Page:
Brian A. Kates picked up the Miniseries/Movie Award for HBO’s Bessie. “Thanks, ACE, for honoring two queer artists of color this year,” he said.
Accepting his Lifetime Career Achievement Award, only the second year the guild has presented it, Ted Rich said: “I brought my paper! I brought my paper. … My eyes aren’t good. I was blessed with a wonderful career working with many talented people, many of whom became friends over the years. It was a great time to be in the television business.” He left the stage to a standing ovation.
Phillip Neel presented the night’s first career honor, to Ted Rich. “I met Ted Rich many years ago while working at CBS. One of the perks of my job was to hassle the heads of postproduction around town for their shows. Ted didn’t need any hassling since he ran a tight ship and got his shows out early. Ted was a nice guy, and he invited me over for an interview. Within seconds I knew I liked him. Like me he was hair-challenged, he wore barefoot gear, we talked for 10 seconds. … He surprised me with a question. He said, ‘Phil, how would you like to work on a new show here called Lou Grant?’” He told me, “Oh hell. You can do it. Anybody can do it.” That’s how Ted was. from that one impulsive gesture, he started my career, just like the careers of many in this room. This says a lot about his character and his respect for those above and below him. At Lorimar, he was smart enough to see where the industry was headed and introduced a new nonlinear editing system: the avid.”
Said Hunter Gross, accepting the nonscripted series Eddie for CNN’s Anthony Bourdain: Parts Unknown: “Sometimes doing this job –I know a lot of editors who wish they could be nominated for this, and not for lack of effort or skill, sometimes you just need to get lucky. I’m very lucky with this show.”
Chris King accepted the documentary feature award for Amy: “Cutting Amy was a bit of an unusual filmmaking experience. We had no rushes, we had a couple of interviews, and the cutting room looked more like a cold-case detective’s office than an editing bay. It’s a sad and dark, tragic story, a bit of a dark mood prevailed, so I wanted to thank my wife and children more than anyone for putting up with me for the six months of the edit. Every day there was excitement that even though the story was troubling and miserable, there was also a beauty to it.”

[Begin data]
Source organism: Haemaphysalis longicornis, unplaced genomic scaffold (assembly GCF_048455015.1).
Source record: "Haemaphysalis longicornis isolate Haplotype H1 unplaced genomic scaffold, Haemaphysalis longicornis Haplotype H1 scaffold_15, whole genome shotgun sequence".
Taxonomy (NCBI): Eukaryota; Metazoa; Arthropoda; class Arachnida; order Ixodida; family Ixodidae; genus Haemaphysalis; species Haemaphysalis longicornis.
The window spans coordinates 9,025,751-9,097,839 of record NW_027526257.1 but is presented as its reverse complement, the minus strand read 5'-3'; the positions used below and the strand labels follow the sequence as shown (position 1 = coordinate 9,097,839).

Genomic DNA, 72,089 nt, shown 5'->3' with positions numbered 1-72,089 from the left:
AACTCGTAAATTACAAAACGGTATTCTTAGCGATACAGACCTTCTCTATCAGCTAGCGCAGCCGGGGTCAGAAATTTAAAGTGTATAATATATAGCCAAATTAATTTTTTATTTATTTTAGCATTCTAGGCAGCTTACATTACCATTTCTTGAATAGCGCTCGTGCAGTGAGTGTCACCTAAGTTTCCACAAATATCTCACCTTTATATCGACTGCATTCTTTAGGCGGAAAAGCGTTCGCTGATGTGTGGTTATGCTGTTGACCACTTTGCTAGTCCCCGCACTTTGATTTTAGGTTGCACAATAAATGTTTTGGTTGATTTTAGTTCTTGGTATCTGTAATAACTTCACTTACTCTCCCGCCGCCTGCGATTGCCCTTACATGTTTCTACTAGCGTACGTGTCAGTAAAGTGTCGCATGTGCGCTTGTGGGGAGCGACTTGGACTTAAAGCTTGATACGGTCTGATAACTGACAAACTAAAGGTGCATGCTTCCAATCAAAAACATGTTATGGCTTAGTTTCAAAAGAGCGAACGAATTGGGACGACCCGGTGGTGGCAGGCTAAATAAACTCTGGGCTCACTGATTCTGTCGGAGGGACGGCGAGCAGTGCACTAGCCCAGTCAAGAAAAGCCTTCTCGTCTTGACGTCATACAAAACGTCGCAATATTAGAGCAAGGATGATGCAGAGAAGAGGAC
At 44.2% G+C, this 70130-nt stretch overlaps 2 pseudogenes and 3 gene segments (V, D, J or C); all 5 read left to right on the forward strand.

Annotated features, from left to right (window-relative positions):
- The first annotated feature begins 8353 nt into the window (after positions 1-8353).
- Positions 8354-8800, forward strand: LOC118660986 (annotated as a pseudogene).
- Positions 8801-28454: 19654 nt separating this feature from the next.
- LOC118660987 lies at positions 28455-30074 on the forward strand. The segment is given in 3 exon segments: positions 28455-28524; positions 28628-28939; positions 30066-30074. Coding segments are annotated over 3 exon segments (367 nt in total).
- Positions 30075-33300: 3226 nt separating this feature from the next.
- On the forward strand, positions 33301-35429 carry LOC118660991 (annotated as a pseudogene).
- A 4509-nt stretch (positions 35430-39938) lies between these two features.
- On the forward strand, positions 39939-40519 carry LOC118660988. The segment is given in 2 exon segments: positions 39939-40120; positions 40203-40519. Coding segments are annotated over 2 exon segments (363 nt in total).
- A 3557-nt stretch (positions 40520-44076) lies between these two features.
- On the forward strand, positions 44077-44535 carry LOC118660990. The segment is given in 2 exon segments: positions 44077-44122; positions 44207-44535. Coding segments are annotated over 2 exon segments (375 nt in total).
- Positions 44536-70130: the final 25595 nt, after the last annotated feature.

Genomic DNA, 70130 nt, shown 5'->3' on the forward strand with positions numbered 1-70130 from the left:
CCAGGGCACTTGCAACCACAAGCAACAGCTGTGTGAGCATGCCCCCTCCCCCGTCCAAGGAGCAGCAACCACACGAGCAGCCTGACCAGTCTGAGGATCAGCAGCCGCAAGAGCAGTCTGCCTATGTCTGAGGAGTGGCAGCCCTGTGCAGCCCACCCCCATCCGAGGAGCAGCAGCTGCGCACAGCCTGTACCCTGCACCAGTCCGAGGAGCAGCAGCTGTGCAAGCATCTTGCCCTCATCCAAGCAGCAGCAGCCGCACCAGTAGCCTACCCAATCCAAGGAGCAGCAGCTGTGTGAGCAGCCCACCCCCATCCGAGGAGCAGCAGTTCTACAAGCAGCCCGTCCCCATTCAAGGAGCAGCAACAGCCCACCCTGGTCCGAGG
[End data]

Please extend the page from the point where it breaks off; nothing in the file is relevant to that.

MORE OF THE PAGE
Accepting the TV documentary award for The Jinx, Richard Hankin said, “I think we’ve all been lucky to work with mentors sharing everything they know about the craft, and thats what we love about the doc community.”
Presenting the awards for documentary feature and TV, Adam McKay said, “If you are a fan of magic, you should watch a documentary get edited. These people take thousands of hours of raw footage and create a story where there was none beforehand.”
“This one’s for the Fighting Pickles,” student award winner Chris Dold said.
Other gems from the host: “I’ve been in the edit bay for a week one time — I gained 38 pounds. It was all neck fat. Very jowly.” “Many kids grew up idolizing movie stars or politicians — not me. I’ve been a ‘cut nut’ since Day 1. It’s true. I was so obsessed with editing from a very early age. (DeVine showed an obviously Photoshopped pic of himself with Thelma Schoonmaker.) She took me out for froyo one time. She was a sweetheart.”
He added: “I would like to thank the editors for making us appear funnier, more talented than we really are. You often understand our performances better than we do, and your work gives them power. Without editors, many actors, definitely myself, would just talk and talk and talk, ruining the scene.”
The show began with clips from the various nominees,which drew rapturous applause. Said ACE President Alan Heim, “I was listening backstage—a very lively crowd, I like that.” He noted that the University of North Carolina swept the Student Editing Competition nominations, a first. Hine handed off to host Adam DeVine, who drew laughs with a few zingers. “Fireworks! Explosions! Hit it!” he said. “We were supposed to have explosions. but we’ll put it in in post.”